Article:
Austin. Tex.. Nov. 10. In reversing
and remanding the case of the state
of Texas against the International
and Great Northern railway company
from Harris county, the supreme court
today upheld the constitutionality of
the socalled car shed law, in an opinion
written by associate Justi-1 J. K.
Yantls.
This Is the law which requires the
maintenance by railroad companies of
suitable sheds for employes when re
hiring cars or engines.
13TH JUROR IS CHOSEN
IN TRIAL OF SCHMIDT
Los Angeles. Calif-. Nov. 10. The
ISth or alternate Juror was obtained
tooay in the trial or Matthew A. ;
o.ktnlili nhrpMl with murHr for his
alleged 'implication tn the destruction I
of the Los Angeles Times building Oct. I
1. 1010.
E. S. Rowley, a local realty dealer,
was the final Juror chosen He will
serve only if any of the regular II Is
incapacitated but will sit with the Jury
through the trial.
TEMPORARY INJUNCTION
RESTRAINS BIG SHOE FIRM
St Louis, Mo.. Nov. 10. A temporary
injunction restraining the United Shoe
Machinery company from enforcing
seven clauses in its contract with shoe
makers was Issued in- the federal dis
trict court here today.
Tipped Over Another Avalanche of Notes
IEII SHIP FDRGIBLY HELD
AND SEARCHED
While Lying in Mexican Waters at the Port of Progreso,
the Ship is Seized and Searched by British War Ves
sel; Neutrality of Mexico Violated and the
Eights of the United States Infringed.
WASHINGTON, ID. C Nov. 10.
American officials were sur
prised and chagrined today
by receipt of a dispatch from Mexico
to the effect that a British "Jlr
had fordiily held up and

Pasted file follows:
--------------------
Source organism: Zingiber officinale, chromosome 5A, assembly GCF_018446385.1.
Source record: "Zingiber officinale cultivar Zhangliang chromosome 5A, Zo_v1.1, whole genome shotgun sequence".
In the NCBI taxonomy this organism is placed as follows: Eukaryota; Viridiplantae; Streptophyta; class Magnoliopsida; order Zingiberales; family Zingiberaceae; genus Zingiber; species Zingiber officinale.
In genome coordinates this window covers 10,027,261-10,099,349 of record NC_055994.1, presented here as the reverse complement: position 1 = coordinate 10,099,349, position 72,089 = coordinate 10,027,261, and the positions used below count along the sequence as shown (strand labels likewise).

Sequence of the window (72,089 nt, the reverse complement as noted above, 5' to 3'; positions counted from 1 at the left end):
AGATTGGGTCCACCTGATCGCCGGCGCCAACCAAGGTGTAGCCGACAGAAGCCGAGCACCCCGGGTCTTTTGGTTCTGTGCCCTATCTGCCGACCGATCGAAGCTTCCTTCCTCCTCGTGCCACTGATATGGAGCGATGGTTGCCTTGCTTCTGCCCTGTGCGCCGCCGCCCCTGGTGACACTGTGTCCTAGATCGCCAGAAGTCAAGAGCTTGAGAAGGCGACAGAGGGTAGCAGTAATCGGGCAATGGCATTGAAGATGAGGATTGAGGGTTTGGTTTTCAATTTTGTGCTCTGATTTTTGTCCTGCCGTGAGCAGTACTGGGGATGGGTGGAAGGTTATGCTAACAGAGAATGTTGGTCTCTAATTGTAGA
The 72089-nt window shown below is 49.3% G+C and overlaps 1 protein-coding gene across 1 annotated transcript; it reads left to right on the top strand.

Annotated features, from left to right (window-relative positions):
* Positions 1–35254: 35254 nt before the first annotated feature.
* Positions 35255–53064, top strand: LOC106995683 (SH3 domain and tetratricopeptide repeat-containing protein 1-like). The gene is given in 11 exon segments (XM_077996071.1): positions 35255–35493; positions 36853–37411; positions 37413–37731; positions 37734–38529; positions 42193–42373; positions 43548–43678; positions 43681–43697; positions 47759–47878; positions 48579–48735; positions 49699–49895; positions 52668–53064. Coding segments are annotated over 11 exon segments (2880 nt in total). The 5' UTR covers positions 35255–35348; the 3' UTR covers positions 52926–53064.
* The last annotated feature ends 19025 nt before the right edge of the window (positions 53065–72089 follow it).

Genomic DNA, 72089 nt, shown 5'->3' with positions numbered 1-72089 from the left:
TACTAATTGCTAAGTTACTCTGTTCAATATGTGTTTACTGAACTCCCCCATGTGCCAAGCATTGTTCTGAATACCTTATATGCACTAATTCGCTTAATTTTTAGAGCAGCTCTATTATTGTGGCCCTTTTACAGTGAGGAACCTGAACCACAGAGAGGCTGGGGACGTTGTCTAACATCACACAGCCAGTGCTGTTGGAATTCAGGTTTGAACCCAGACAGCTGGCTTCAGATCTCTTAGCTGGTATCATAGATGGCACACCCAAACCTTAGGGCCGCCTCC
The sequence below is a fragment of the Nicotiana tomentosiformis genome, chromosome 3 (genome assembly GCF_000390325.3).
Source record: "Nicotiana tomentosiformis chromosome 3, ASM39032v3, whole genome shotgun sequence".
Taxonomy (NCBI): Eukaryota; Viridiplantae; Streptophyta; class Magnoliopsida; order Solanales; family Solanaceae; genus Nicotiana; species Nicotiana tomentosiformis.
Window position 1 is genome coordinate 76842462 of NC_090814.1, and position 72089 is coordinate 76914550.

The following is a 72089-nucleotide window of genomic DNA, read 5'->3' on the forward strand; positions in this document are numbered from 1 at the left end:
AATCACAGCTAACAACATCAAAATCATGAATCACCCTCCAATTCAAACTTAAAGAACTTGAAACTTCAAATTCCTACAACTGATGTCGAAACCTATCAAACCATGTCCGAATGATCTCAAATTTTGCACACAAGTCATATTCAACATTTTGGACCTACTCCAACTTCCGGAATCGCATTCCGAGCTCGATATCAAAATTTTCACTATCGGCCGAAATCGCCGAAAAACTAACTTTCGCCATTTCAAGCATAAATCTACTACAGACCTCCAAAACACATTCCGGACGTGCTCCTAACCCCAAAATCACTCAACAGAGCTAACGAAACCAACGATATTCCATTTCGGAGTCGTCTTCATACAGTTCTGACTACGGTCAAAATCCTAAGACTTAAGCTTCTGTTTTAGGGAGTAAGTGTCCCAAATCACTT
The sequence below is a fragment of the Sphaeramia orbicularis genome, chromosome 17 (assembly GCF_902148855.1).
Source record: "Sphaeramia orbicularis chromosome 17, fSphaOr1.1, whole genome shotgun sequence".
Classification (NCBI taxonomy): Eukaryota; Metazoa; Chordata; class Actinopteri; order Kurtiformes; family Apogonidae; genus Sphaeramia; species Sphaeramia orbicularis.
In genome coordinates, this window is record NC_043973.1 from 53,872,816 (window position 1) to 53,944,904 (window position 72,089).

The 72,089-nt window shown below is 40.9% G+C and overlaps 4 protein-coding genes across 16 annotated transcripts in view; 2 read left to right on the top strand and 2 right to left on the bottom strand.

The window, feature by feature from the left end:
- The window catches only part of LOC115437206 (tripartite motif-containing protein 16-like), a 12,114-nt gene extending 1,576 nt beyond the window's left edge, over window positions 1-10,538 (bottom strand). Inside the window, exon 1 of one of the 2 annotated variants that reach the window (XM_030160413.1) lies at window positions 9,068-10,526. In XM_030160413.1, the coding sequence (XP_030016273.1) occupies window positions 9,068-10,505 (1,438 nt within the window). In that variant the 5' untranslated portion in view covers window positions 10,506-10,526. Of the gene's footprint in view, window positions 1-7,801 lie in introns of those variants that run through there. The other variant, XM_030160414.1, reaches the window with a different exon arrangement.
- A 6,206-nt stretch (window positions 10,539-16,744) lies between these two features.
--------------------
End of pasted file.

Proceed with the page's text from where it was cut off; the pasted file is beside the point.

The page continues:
American steamer Zeatandla. in the
harbor of Progreso. Mexico. The ad
vices to the state department assert
that the American steamer is rtllh
the Mexican port, but that the British
crJiser is lying outside, presumibiy
waiting to seize the ship. In commit
ting tKU act. the British cruiser vlo
i.. th. nutrIftv of Mexican waters
-.i r th United States as well. The
.r. Xr th. Mlinra and forcible J
-""". .w- '".- .- ... t...tMn nu. I
searcn is caoiw vs mm- .
It is supposed that the British offi
cers had suspicions that the- boat was
being fitted out in the interests or
on Mysterious Mlulon.
The Zealand la figured much of late
in reports of the InvesUCatlons of
British agents on the trail of all
supposed to be fitting oat in the Uni
ed States for attacking oil carrying
ships from Mexican fields, where the
British navy draws a great propor
tion of its supply of fuel Oil
Germans Man Ship.
On October 7, the Zealand!, former
IS II FLIES
Galveston. Nov. 10. The Italian
steamer Livietta of 1700 tons, leaving
from Port Arthur Tuesday for Buenos
Aires with a cargo of case oil. is In
flames about CO miles off Sabine bar.
There is no information as to how the
fire started.
SERVIA LOSES IN NORTH
BUT GAINS IN THE SOUTH
London. Eag, Nov 10. From tho
point of view of the allies, the Servian
situation grows steadily worse in the
north, but offers fresh ground for en
couragement in the south. All of the
section near Alekainac. north of Nlsh.
that remains in Servian hands Is a small
cttjn nMr Aleksinac. norsh of Nisb,
and this is doubly threatened by the
Ttniarian advance to the Morava
the Morava
river and the continued southward
drive of the German forces from
SvKrusevac. both converging upon Alek-
sinac, wacre 11 swms iiawvmj imi
junction soon will be ejected.
South of Nish the railway Is un
doubtedly in the hands of the Bul
garians as far as Veles. since Lesovac
has been recently taken py them; but
south of Veles affairs have taken a
turn decidedly more favorable for the
allies. The Bulgarians are still' per
sistently attacking this point, but
Saloniki dispatches report they have
Been driven back no fewer than four
times.
French and British troops figured
conspicuously fn this Bulgarian repulse.
DELEVAL LOSES HIS POST;
IS DISLIKED BY GERMANY
Washington. D. C-. Nov. 10. M. De
levaL a Belsian femnloved bv the United
1 Ql.tM r-stnnlnr tn til ljwaftofl at
Brnasels. na, left Belgium and will not
r,urn to hi, DOat because Germany has
given notice that he is persona non
mta.
The sta'e department will not admit
that Deleval has been removed but an
nounced that he had left Belgium and
will not return.
Whether Deleval's unacceptlblUty to
"Germany came about through the activ
ities ot the American legation staff in
the case of Edith CavelL the British
nurse executed by German military au